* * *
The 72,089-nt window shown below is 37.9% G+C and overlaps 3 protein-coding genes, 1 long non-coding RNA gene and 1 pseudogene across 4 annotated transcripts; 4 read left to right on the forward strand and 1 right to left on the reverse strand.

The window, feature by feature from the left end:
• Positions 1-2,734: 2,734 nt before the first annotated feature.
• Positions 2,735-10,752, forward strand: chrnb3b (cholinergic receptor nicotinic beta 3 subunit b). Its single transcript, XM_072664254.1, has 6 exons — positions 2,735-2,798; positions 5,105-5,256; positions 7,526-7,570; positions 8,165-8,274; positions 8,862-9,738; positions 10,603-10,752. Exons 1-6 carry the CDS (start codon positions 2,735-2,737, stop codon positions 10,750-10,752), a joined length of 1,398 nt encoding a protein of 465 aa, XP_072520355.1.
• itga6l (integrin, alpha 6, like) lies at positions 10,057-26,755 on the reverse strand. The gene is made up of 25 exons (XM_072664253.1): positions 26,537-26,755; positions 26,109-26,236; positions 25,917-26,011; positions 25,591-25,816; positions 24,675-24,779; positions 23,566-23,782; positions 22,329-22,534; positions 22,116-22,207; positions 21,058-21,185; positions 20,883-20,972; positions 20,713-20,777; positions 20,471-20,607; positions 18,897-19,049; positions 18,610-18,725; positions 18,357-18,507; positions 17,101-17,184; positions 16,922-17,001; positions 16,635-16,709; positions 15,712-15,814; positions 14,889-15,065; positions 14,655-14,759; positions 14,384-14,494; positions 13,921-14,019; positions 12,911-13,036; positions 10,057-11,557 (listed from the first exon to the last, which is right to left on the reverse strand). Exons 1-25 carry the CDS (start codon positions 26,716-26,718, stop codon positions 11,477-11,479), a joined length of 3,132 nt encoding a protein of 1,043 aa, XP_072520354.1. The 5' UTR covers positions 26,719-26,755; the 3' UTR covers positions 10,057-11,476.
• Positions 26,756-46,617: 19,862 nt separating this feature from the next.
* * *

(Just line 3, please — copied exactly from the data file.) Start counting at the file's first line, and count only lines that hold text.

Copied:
• Positions 1-2,734: 2,734 nt before the first annotated feature.